Forum home Plants

Shallow rooting plants for a border, suggestions please.

soulboysoulboy Posts: 429
As well as my own garden I help a couple of my neighbours with theirs. I am just about to finish the creation of a wide and quite long border in one of them.

The problem is that the topsoil was very thin with a layer of hardcore underneath, which I don't have the time or resources to remove. I did remove all the topsoil and sieved it to remove all the stones and removed a little of the hardcore. I've now started to backfill with that soil and I will add compost to finish.

When it's done I would imagine that the depth will be about 8-12", 20-30cm.

I know some plants such as violas and aquilegia will be fine but I would like to hear what flowering plants you all think would be successful in these conditions, including small shrubs.

The border gets full sun for an hour or two in the morning and most of the afternoon.


  • B3B3 Posts: 24,453
    Californian poppies
    In London. Keen but lazy.
  • BijdezeeBijdezee Posts: 1,484
    Sounds ideal for a lot of alpines and rockery plants. 
  • soulboysoulboy Posts: 429
    Thank you both for your suggestions.
  • LoxleyLoxley Posts: 5,046
    A lot of drought-tolerant perennials such as Sedums, that prefer well drained soils, should flourish. Small shrubs could include lavenders, Perovskia, and Caryopteris etc which enjoy dry lean soil.
  • NollieNollie Posts: 6,759
    Small shrubs with fibrous roots, rather than tap roots, would be ok... like Berberis - some never get to more than 30-40cm high, The berberis ‘Rocket’ types are upright varieties, gets to a metre or so and don't need much soil depth. Euphorbias can make good, large shrubs, Wulfeneii is very shallow rooting, I heard, but most would be fine. Anything ‘Mediterranean’ - santolina, salvia, agastache etc. seem to cope with poor conditions better.

    I had a similar problem with 20cm over a buried plastic pipe, didn't want anything too deep-rooting or that would pierce the pipe with a big strong taproot. Look for anything that likes a well-drained soil. Finding out which plants were shallow rooting was a bit of a nightmare as this info is rarely given in plant descriptions. I resorted to emptying plants from their pots in garden centres to have a nose...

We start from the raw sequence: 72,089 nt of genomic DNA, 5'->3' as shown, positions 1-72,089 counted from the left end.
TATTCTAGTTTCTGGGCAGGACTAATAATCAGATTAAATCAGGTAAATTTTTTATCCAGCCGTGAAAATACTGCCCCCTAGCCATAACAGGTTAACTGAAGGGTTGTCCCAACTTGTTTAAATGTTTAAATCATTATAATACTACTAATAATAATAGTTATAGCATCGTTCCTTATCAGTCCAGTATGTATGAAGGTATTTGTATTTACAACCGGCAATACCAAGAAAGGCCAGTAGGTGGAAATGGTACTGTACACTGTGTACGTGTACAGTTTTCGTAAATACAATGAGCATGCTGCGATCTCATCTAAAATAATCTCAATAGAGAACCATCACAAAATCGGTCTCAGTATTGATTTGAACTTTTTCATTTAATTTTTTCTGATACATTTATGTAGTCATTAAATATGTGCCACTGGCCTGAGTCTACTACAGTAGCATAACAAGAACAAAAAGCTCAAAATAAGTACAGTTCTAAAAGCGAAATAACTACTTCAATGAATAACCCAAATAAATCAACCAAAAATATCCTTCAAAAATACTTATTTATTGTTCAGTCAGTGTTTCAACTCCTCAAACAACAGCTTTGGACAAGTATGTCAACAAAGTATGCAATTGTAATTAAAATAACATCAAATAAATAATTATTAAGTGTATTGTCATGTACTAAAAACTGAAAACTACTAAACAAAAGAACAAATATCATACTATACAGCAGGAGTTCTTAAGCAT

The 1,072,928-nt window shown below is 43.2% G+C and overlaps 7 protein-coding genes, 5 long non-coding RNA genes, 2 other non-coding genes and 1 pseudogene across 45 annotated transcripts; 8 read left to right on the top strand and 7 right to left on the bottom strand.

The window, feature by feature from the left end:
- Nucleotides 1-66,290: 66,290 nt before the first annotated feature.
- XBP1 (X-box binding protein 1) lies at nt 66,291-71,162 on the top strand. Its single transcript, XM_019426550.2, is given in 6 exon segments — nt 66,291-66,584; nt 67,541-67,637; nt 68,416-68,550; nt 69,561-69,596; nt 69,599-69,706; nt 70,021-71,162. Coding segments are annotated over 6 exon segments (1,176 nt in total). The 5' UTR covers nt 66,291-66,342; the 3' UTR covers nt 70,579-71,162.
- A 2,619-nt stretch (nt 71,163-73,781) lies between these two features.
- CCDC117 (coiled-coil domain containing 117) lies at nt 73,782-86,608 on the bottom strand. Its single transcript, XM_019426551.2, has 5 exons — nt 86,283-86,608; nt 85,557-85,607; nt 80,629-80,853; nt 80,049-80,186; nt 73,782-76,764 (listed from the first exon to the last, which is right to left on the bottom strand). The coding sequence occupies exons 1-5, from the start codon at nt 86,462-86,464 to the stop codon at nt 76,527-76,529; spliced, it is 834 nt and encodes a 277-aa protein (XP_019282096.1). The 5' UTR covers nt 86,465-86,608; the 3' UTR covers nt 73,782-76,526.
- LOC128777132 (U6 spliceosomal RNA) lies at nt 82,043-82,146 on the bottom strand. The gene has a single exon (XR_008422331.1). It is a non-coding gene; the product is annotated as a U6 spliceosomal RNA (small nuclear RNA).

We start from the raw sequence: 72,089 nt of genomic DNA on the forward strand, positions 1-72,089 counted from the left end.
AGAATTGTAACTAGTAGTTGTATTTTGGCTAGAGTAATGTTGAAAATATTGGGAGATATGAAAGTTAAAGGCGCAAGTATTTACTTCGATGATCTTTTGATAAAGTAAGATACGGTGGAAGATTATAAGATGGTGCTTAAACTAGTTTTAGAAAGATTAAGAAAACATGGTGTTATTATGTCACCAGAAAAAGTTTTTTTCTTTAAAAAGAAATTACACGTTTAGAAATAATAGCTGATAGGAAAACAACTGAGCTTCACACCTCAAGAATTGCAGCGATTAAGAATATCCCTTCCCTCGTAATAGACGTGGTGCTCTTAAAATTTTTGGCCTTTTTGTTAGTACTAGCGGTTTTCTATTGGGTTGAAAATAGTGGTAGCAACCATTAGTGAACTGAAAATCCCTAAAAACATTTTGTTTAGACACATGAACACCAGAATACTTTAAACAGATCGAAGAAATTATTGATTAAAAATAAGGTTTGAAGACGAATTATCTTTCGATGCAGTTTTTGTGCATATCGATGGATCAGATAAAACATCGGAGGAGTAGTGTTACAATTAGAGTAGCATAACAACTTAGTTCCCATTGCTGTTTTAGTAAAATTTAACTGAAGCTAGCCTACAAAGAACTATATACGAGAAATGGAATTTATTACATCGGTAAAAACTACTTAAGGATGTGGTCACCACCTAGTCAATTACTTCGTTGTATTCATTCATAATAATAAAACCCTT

Mountainous Northern Catalunya, Spain. Hot summers, cold winters.
  • LoxleyLoxley Posts: 5,046
    Yes E. Wulfenii would be ideal. Plants will root into the hardcore; the shallow rootedness isn't the issue so much as the ability to cope with poor dry soil. In fact some plants send down tap roots as a way of dealing with such conditions:
  • hogweedhogweed Posts: 4,053
    Have a look at Beth Chatto's book 'The Gravel Garden' I think it's called. She built it in a former  car park so doubt if she had a lot of top soil there. 
    'Optimism is the faith that leads to achievement' - Helen Keller
  • Lizzie27Lizzie27 Posts: 10,811
    I would just add that if you are doing it for a neighbour and planting euphorbia, make sure you tell them to wear gloves when cutting the stems, as the sap is an irritant to some. Also berberis can be very prickly.
    North East Somerset - Clay soil over limestone
  • NollieNollie Posts: 6,759
    Oh and on the shrub front, Nandina Domestica and cultivars such as Obsession, Fire Power etc, seem to survive on nothing, are evergreen and have good leaf and berry colour.
    Mountainous Northern Catalunya, Spain. Hot summers, cold winters.
  • soulboysoulboy Posts: 429
    Thanks a lot everyone for all your suggestions and advice. I should have been more specific in my question as the border is going to be cottage garden/herbaceous.

    So that rules out sedums etc, but the advice on shrubs and plants such as lavender and salvia are very useful. She is also limited as to how much she can spend as she's a single working mother. So that rules out things like a rockery.

    I'll definitely be putting in some California poppies and sunflowers, as well as foxgloves. I'll also sow some wildflower seeds and see what thrives. I have some salvia in my garden so I'll take some cuttings from that.
Sign In or Register to comment.